As for colonial - well wasn't Argentina once a Spanish territory, is it not ex-colonial? Does it not have a right to decide its future, to elect its government? The British were in the Falklands, as indeed were the French, before Argentina became an independent country, the Argentines held it for nine months in 1832 and even then they were not formally recognised at the time by the Argentine government.

As for territory being stolen, well let Argentina set an example and return the Formosa province back to Paraguay after Argentina annexed it after the War of the Triple Alliance ended in 1870 so that Asuncion would be right on the Argentine border.

Gibraltar is an entirely different issue as both it and Spain as well as Britain comes under the ambit of the EU. But there again, if Spain would like Gibraltar then would the Spanish like to set an example and restore Ceuta and Mellila to Morocco?
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Re: Argentina's latest claim on the Falklands

Postby Benjamin » Wed Nov 06, 2013 4:49 am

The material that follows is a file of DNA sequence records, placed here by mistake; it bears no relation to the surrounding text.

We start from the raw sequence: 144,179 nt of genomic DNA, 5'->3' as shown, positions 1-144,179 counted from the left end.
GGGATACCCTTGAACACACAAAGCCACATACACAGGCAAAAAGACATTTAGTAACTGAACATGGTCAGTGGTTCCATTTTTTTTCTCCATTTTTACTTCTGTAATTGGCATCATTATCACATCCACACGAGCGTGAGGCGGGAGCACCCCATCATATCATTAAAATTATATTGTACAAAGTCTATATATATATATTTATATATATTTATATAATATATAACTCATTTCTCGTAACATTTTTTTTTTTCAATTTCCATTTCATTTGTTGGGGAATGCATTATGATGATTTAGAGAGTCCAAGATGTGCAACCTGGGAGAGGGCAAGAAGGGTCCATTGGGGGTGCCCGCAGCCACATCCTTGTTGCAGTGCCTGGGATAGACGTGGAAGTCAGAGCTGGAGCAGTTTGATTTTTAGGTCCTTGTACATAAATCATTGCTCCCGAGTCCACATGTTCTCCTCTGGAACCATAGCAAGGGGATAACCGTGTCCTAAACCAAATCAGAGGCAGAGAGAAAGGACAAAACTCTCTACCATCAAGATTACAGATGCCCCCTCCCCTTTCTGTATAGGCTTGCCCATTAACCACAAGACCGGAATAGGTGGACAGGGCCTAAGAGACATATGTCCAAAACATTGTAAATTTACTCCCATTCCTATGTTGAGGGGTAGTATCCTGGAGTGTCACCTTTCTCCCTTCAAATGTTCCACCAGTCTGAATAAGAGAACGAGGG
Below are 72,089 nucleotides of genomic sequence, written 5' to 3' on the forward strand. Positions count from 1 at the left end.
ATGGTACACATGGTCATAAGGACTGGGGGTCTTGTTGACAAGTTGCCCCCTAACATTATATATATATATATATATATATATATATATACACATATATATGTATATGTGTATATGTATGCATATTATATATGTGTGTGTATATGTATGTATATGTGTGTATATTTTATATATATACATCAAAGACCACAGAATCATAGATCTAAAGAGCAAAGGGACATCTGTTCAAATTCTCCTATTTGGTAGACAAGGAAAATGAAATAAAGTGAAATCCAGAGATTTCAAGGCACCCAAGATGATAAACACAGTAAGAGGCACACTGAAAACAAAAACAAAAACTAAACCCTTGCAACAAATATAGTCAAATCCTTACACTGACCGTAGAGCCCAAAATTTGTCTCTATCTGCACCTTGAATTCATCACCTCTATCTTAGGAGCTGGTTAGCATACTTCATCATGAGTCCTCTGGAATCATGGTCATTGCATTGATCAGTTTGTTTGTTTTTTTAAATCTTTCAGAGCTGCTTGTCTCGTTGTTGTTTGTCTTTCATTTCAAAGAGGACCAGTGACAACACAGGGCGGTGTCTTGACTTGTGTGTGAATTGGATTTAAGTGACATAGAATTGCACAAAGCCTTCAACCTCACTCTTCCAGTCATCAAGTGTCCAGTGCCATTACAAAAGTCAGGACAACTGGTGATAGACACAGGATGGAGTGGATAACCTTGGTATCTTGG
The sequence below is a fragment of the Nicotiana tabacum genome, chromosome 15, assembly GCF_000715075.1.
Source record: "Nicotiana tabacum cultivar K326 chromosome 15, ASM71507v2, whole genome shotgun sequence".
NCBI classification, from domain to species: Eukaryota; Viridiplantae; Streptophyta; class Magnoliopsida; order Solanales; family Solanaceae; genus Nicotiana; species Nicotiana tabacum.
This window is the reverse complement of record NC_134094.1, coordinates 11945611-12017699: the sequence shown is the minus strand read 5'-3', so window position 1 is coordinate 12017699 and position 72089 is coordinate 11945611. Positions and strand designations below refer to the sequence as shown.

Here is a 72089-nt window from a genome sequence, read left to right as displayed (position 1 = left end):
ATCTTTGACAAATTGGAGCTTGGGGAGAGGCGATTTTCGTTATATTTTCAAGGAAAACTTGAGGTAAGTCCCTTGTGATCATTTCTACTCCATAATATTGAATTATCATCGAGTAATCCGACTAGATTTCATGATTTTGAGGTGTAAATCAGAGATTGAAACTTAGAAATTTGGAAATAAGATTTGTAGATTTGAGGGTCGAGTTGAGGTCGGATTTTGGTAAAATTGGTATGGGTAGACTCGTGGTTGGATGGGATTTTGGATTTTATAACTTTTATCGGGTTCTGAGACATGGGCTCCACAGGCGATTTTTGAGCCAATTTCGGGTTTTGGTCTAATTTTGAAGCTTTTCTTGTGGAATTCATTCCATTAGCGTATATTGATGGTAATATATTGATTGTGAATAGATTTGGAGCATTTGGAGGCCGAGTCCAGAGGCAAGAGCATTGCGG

In the case of colonial territories the principle of territorial integrity prevails over the right to self-determination. That is why the UN declares these Refedendums as not valid because they are contrary to the principle of territorial integrity. Imagine if a group of people from say Ireland had established an Irish colony on the eastern coast of England and then claimed a right under the principle of self-determination to have the land they are occupying declared a part of Ireland. Can you imagine the threat to world peace and stability that would ensue if such action were legal? That's the logic behind the legal criteria that limits the right to self-determination and why as a matter of common sense and international law, a coloniser can't legally disrupt the territorial integrity of another State by implanting its own population unto the territory it is colonizing.